Policy failed us during the banking crisis and it’s failing us again

Chris Johns: ‘Rolling lockdown’ until a vaccine arrives is an abject failure of policy

A closed shop on Dublin’s Henry Street. Official policy represents a gamble. The main bet is that we won’t have to wait too long before a  vaccine arrives. Photograph: Nick Bradshaw

A closed shop on Dublin’s Henry Street. Official policy represents a gamble. The main bet is that we won’t have to wait too long before a vaccine arrives. Photograph: Nick Bradshaw

 

Conventional wisdom has rarely changed so quickly. This needs to be remembered when trying to figure out what happens next.

We were originally told that second lockdowns wouldn’t be necessary. We were originally told that lockdown would buy the time necessary to expand both the health service and systems for testing, tracing and isolation.

These promises were made in plenty of countries, not just Ireland. Their failure to be honoured could be evidence of abject state failure. It might be that they were just hopelessly unrealistic promises in the first place.

One thing is for sure, the more certain anyone is about this virus the less they should be trusted.

That said, we can say one of two things that are evidence-based or objectively true.

First and foremost, lockdown represents failure. It is the result of failure to manage the pandemic. We disagree about what “manage” means but whether you are a suppressionist or an abolitionist, you will agree that the public health managers have failed to deal with the virus. It is, however, unlikely that the future will be characterised by accountability. Again, not just in Ireland.

We now know official policy is to implement rolling lockdowns until the vaccine or divine providence intervenes. Official World Health Organisation (WHO) advice includes lockdown in the policy toolkit, but only as a second line of defence. Lockdown, according to the WHO, should only be used to buy the time necessary to get testing and tracing in order (sound familiar?).

Gamble

Official policy represents a gamble. The main bet is that we won’t have to wait for too long before the vaccine arrives. How long is too long? Do enough lockdowns and their associated costs - jobs, incomes, mental health, cancer and other non-Covid illnesses - will be greater than the costs of lives saved during those lockdowns. There are other costs to be added to that brutal calculus: societal fractures are being opened up by those willing and able to exploit the stresses created by the pandemic. Who knew Ireland also has its own far right-wing nuts?

Gamblers can get lucky. That vaccine may well arrive soon. The second lockdown could be the last. The tentative evidence from Israel, first in the world into the second lockdown, is that it can produce surprising results. The Israelis are, initially at least, seeing a faster fall in cases than during the first lockdown. It’s important to acknowledge the good news, such as it is.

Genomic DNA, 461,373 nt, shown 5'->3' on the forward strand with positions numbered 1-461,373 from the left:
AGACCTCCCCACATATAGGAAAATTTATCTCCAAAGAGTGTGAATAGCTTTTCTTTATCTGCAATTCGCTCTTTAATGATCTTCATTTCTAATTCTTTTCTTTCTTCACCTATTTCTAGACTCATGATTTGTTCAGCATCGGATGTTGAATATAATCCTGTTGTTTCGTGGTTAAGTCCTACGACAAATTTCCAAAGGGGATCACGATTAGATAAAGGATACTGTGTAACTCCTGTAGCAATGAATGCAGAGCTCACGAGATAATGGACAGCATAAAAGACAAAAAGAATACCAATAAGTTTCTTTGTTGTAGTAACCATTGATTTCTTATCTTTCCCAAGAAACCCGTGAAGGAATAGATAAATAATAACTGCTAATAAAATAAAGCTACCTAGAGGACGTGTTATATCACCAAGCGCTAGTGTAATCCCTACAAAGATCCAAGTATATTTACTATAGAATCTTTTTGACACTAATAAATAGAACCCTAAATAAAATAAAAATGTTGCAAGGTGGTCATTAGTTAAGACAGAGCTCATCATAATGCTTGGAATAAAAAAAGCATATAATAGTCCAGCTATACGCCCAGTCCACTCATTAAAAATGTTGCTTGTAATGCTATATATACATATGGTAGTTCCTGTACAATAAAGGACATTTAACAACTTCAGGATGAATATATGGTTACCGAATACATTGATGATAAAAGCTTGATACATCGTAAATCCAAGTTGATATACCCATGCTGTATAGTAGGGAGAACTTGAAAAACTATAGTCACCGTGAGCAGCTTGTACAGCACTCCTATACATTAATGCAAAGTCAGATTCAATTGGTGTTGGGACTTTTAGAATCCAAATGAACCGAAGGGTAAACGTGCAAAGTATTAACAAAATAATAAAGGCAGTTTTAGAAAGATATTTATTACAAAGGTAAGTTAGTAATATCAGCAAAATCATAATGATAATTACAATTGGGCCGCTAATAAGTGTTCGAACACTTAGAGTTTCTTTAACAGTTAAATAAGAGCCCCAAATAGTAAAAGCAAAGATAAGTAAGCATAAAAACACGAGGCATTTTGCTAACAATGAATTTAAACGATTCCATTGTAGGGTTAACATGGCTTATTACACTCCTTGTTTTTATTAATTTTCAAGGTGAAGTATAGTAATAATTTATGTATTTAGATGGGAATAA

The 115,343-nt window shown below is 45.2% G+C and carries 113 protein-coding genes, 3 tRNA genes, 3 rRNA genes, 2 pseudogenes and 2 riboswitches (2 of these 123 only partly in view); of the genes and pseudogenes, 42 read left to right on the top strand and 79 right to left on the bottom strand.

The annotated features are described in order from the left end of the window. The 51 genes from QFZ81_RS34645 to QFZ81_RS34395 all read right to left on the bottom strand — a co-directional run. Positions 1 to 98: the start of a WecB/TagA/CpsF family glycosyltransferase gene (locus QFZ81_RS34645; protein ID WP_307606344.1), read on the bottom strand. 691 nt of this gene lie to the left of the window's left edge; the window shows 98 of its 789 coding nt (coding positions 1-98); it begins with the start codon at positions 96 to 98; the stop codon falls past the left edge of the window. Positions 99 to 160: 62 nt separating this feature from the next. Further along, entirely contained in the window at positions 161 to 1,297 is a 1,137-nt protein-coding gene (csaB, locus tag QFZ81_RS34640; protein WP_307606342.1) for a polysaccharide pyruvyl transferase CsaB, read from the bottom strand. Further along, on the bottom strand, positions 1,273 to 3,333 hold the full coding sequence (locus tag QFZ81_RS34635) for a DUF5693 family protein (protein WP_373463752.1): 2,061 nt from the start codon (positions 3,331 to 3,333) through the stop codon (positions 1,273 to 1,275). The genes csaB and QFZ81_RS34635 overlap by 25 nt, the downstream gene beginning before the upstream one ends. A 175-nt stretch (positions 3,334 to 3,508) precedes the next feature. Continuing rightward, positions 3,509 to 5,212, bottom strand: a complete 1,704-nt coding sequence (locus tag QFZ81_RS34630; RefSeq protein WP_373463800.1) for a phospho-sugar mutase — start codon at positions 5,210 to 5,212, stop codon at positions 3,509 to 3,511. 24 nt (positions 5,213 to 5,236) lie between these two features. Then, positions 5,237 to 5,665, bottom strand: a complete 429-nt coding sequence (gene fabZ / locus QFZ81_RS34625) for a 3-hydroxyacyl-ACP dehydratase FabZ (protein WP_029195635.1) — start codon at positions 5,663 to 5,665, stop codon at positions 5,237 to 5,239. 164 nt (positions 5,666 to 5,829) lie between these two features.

“Rolling lockdown until the vaccine” isn’t just policy in Ireland. It’s explicit in Wales and elsewhere. (That doesn’t include England: I’ve no idea what official policy is there.) Some officials and health experts think rolling lockdowns make sense. Most, it seems to me, do not.

All experts, as far as I can tell, do agree on one thing: without proper testing, tracing and isolation, whatever policy you try stands a very high risk of failure.

Failure can take many forms, but it will ultimately come down to the costs of the policies we follow versus the ones we didn’t. We will argue forever about that, even more than we still do about the costs of the financial crisis. What would have happened if we hadn’t bailed out all the banks?

But in that argument about numbers, remember the basic point: policy failed during that banking crisis and it has failed – is failing – again.

Failure

“Rolling lockdown” until the vaccine arrives is, in my view, an abject failure of policy. It is not evidence-based or supported by majority expert opinion. If we don’t get lucky we risk devastating economic hardship for significant sectors and regions of our economy. Even if we do get lucky we need to make sure that we never respond in this fashion again.

Policymakers said “never again” after the banking crisis. We need to do the same once the pandemic is behind us.

My colleague, Cliff Taylor, has written eloquently about the surprising and unexpected ways different parts of the economy have, or have not, been impacted by the pandemic. That connects to other divides that are made worse by the virus. Smaller companies face a disproportionate hit; the rural/urban and public/private divides risk widening further; workers from home see their lives enhanced; hourly paid caterers are crushed; inequality, via all these routes, will worsen.

We are subjected to daily exhortations to change our behaviour. Public health experts exhort because they don’t understand economics. Economists might not know much but they are intimate with the role that incentives play in human behaviour.

Nobel prizewinner Paul Romer suggests we offer a $1 billion cash incentive to any lab that can process a million Covid tests a day. Romer believes, with much justification in my view, that mass testing is one way we can restore some semblance of economic and social normality. That prize suggestion has not been taken up anywhere: public health experts have told me it is too expensive an idea. That’s because public health officials don’t understand opportunity cost or cost/benefit analysis.

Nobody thinks any of this is easy. But alternatives are out there, exemplified by the few countries that have had better (not perfect) outcomes and policy suggestions from the likes of Romer.

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